BBC TV’s Eldorado – 1993

A legendary lemon, Eldorado was BBC TV’s new soap opera for the 1990s. Conceived as Spain became second home to many Britons, it was supposed to replace the gritty realism of no-frills urban drama like EastEnders and Coronation Street with the sun-kissed bounty of sea, golden beach and sizzling paella.

The set was purpose-built at Coin on the Costa del Sol. With a fountain at its heart, and multi-level nooks and crannies to provide an infinity of camera angles, it was an urbanization of arches, steps and white stucco so typical of Spanish developments of the era. Its drawback was the ex-pats who ‘lived’ there: how could they be constantly complaining when they had already achieved the nirvana of living it up in lotus land? Even in Australian soaps like Neighbours and Home and Away, the beach and the glorious weather were mere extras. The action should have been head-to-head in the kitchen or garage. The psychology of an intimate, daily, domestic drama didn’t work in what looked like an open-air holiday haven.

Mismatch apart, the early scripts were nearly as awful as the amateur acting – but those were faults that could be and were (nearly) set right. Far away at Television Centre, the greater threat to Eldorado was a new Controller, temperamentally committed to restoring the BBC’s high moral purpose. Populism was fine, as long as it wasn’t just a rehash of something already covered by independent TV. Big-budget populism that swallowed funds which could have paid for more edifying drama drew scowls and pursed lips. Despite a regular audience of five to six million towards the end of its run, Eldorado closed. At a cost of £10 million, it was a disaster for the BBC’s managers – but quite good value for a national joke.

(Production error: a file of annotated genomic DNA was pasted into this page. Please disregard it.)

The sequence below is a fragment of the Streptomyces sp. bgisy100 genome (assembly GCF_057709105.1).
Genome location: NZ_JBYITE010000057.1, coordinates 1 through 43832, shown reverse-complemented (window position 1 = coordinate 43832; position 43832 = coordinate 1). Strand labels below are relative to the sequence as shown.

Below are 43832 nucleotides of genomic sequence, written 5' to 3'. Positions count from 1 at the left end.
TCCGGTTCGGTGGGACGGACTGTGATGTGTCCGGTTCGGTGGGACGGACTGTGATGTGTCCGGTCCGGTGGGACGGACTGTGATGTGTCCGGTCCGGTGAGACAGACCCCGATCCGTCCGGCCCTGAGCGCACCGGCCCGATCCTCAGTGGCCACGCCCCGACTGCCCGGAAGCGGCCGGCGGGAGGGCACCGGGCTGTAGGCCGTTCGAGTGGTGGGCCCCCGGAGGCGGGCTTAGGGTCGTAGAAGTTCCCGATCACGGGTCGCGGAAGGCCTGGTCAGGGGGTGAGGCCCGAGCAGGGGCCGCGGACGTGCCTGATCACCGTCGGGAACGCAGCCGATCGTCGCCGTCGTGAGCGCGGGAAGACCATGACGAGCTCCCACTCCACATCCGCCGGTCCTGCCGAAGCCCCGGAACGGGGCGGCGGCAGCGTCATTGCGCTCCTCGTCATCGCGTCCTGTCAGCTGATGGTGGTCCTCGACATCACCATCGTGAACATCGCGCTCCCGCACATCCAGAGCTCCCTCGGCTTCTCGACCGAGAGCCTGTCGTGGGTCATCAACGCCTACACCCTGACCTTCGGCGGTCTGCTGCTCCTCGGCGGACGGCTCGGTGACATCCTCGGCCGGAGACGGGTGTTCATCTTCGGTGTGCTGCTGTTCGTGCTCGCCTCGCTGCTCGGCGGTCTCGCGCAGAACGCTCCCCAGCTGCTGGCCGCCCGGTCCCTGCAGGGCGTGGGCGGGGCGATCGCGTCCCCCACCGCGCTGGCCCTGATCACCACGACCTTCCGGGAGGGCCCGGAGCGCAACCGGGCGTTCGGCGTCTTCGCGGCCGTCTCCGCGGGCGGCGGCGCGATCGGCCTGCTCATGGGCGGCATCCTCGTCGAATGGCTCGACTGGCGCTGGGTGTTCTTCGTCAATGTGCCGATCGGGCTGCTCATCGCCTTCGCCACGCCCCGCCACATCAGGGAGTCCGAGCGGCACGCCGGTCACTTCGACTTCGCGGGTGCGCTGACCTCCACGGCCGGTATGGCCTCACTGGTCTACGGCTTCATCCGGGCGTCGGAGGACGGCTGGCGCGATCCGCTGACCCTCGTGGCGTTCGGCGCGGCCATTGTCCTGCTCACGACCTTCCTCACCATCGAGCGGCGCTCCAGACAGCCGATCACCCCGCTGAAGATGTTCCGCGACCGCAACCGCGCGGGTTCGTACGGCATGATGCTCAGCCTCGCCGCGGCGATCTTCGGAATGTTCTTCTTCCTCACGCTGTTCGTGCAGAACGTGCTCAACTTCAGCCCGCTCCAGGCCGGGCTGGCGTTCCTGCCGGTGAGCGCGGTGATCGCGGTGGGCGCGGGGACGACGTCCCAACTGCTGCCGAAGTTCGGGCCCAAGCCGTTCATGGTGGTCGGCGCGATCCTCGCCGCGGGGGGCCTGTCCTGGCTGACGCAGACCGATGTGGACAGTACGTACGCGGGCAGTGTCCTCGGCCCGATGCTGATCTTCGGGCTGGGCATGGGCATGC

When: July 1993

Where: Coin, Costa del Sol, Spain, and London, UK

Toll: The BBC effectively abandoned Eldorado long before it was finally cancelled; and the nature of its demise explains why, ever since, the BBC has avoided launching any new soaps in favor of financing drama series like Casualty, allowing them to be developed in a soap-like fashion once their ‘brand’ has been established. As for the series itself, memory plays strange tricks, and in retrospect it has never been more popular – as it showed every sign of becoming had the BBC not had John Birt as Director General, whose unfavorable opinion nobody dared disagree with.

You should know: One of the best-ever ‘episodes’ of Eldorado was the satirical sketch on The Ruby Wax Show, starring Ruby as an ‘extra’ in mantilla and castanets. She exactly captured the so-bad-it’s-really-good response that kept millions watching the soap while it slowly improved.

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